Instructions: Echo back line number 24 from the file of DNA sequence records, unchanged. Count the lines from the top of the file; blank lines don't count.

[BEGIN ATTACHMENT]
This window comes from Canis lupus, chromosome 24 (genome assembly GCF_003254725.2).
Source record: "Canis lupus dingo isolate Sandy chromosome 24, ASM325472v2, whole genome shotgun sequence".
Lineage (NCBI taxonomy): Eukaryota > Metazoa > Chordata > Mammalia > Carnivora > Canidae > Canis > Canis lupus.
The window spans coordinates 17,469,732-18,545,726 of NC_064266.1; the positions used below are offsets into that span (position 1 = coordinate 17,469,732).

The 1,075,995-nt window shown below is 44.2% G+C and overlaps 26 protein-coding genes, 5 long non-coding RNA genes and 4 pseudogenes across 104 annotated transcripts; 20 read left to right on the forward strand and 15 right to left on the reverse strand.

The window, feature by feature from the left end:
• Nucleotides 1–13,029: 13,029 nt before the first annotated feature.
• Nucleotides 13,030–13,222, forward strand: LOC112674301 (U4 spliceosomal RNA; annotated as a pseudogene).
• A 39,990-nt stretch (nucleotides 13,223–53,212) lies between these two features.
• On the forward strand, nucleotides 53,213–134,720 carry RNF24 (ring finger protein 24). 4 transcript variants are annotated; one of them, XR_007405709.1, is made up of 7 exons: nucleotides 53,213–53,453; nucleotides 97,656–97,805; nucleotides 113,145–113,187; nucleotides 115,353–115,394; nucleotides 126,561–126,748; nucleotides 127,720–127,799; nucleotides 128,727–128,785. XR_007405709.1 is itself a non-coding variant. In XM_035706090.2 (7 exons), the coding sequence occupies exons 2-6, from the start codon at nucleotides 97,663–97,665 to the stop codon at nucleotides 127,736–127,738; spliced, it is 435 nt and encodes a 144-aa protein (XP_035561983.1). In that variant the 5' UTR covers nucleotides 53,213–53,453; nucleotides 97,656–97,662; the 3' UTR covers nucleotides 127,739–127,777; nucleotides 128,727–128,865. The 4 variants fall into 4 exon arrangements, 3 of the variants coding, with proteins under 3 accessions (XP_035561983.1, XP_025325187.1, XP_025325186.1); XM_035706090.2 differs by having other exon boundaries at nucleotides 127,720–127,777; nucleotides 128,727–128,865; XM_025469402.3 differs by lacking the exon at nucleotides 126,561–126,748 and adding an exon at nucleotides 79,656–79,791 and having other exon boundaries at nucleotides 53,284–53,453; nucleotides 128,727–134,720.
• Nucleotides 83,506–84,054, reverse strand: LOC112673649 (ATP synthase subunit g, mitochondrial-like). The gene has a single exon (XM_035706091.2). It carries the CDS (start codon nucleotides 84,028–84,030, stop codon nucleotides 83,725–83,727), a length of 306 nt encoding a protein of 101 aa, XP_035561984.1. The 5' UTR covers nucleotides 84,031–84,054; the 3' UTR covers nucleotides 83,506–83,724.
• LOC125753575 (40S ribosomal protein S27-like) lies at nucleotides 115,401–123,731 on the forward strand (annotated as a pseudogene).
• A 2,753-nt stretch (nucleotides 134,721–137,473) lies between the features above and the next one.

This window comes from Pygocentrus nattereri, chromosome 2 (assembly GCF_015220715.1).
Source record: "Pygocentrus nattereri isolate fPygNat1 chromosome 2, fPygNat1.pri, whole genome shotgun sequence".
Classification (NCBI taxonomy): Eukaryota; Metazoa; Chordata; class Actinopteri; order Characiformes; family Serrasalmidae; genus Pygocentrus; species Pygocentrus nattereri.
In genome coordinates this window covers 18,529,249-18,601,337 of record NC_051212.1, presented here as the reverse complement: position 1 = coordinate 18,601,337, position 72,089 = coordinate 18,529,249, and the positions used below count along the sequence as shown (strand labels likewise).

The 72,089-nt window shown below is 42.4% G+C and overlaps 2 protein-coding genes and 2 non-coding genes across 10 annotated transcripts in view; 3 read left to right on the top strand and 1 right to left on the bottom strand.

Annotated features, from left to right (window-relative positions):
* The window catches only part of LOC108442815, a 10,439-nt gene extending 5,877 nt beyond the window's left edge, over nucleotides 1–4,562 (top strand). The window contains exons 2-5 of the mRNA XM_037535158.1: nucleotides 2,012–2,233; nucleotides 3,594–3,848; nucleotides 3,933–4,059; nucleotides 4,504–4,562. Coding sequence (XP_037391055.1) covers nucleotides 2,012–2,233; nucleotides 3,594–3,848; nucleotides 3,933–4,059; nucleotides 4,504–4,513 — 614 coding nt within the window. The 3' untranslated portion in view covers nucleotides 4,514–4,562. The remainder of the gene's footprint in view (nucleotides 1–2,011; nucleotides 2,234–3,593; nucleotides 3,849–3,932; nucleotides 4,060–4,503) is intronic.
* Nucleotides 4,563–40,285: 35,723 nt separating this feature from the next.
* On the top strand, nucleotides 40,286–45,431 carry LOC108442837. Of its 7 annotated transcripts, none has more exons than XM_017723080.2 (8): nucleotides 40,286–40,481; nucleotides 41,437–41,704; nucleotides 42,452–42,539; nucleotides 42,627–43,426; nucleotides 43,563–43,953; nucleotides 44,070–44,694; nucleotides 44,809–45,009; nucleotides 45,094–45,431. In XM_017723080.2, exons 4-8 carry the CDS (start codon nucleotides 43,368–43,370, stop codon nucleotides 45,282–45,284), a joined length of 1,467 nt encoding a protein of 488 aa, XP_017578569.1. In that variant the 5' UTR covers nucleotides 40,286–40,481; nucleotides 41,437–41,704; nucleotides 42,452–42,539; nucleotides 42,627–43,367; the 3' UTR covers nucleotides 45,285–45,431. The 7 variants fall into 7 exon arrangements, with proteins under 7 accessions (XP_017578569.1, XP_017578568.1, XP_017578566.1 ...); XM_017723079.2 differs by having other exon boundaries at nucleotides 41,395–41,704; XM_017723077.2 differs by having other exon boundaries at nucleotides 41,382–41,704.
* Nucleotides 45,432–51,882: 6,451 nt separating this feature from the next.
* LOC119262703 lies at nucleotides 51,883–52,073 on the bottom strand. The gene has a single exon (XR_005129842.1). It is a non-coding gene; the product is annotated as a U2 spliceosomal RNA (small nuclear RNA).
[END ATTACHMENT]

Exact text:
* LOC119262703 lies at nucleotides 51,883–52,073 on the bottom strand. The gene has a single exon (XR_005129842.1). It is a non-coding gene; the product is annotated as a U2 spliceosomal RNA (small nuclear RNA).